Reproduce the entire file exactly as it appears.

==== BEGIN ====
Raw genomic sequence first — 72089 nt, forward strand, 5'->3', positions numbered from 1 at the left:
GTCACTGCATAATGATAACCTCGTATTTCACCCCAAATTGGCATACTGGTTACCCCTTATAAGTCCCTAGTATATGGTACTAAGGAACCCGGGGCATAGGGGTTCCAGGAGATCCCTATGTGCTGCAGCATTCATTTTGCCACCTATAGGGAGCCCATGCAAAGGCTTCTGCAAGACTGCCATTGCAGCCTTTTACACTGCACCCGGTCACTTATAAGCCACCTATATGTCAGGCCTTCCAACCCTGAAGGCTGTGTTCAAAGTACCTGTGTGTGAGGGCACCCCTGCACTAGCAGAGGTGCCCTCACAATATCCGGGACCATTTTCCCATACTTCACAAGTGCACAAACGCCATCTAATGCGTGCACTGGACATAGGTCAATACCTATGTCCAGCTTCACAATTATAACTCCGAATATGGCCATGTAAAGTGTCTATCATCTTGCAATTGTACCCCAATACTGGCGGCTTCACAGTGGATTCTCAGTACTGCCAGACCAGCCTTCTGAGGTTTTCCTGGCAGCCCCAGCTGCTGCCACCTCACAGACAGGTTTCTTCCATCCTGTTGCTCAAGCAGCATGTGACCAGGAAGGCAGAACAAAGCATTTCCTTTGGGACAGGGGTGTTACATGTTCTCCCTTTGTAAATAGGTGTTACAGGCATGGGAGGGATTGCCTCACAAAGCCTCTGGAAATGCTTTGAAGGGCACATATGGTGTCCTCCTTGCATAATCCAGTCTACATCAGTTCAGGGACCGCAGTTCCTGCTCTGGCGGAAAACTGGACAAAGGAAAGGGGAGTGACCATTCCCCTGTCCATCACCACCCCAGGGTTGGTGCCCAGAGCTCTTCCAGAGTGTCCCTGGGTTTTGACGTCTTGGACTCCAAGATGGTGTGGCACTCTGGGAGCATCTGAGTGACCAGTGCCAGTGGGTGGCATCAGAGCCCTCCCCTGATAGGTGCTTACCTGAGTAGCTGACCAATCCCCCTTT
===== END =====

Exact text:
Raw genomic sequence first — 72089 nt, forward strand, 5'->3', positions numbered from 1 at the left:
GTCACTGCATAATGATAACCTCGTATTTCACCCCAAATTGGCATACTGGTTACCCCTTATAAGTCCCTAGTATATGGTACTAAGGAACCCGGGGCATAGGGGTTCCAGGAGATCCCTATGTGCTGCAGCATTCATTTTGCCACCTATAGGGAGCCCATGCAAAGGCTTCTGCAAGACTGCCATTGCAGCCTTTTACACTGCACCCGGTCACTTATAAGCCACCTATATGTCAGGCCTTCCAACCCTGAAGGCTGTGTTCAAAGTACCTGTGTGTGAGGGCACCCCTGCACTAGCAGAGGTGCCCTCACAATATCCGGGACCATTTTCCCATACTTCACAAGTGCACAAACGCCATCTAATGCGTGCACTGGACATAGGTCAATACCTATGTCCAGCTTCACAATTATAACTCCGAATATGGCCATGTAAAGTGTCTATCATCTTGCAATTGTACCCCAATACTGGCGGCTTCACAGTGGATTCTCAGTACTGCCAGACCAGCCTTCTGAGGTTTTCCTGGCAGCCCCAGCTGCTGCCACCTCACAGACAGGTTTCTTCCATCCTGTTGCTCAAGCAGCATGTGACCAGGAAGGCAGAACAAAGCATTTCCTTTGGGACAGGGGTGTTACATGTTCTCCCTTTGTAAATAGGTGTTACAGGCATGGGAGGGATTGCCTCACAAAGCCTCTGGAAATGCTTTGAAGGGCACATATGGTGTCCTCCTTGCATAATCCAGTCTACATCAGTTCAGGGACCGCAGTTCCTGCTCTGGCGGAAAACTGGACAAAGGAAAGGGGAGTGACCATTCCCCTGTCCATCACCACCCCAGGGTTGGTGCCCAGAGCTCTTCCAGAGTGTCCCTGGGTTTTGACGTCTTGGACTCCAAGATGGTGTGGCACTCTGGGAGCATCTGAGTGACCAGTGCCAGTGGGTGGCATCAGAGCCCTCCCCTGATAGGTGCTTACCTGAGTAGCTGACCAATCCCCCTTT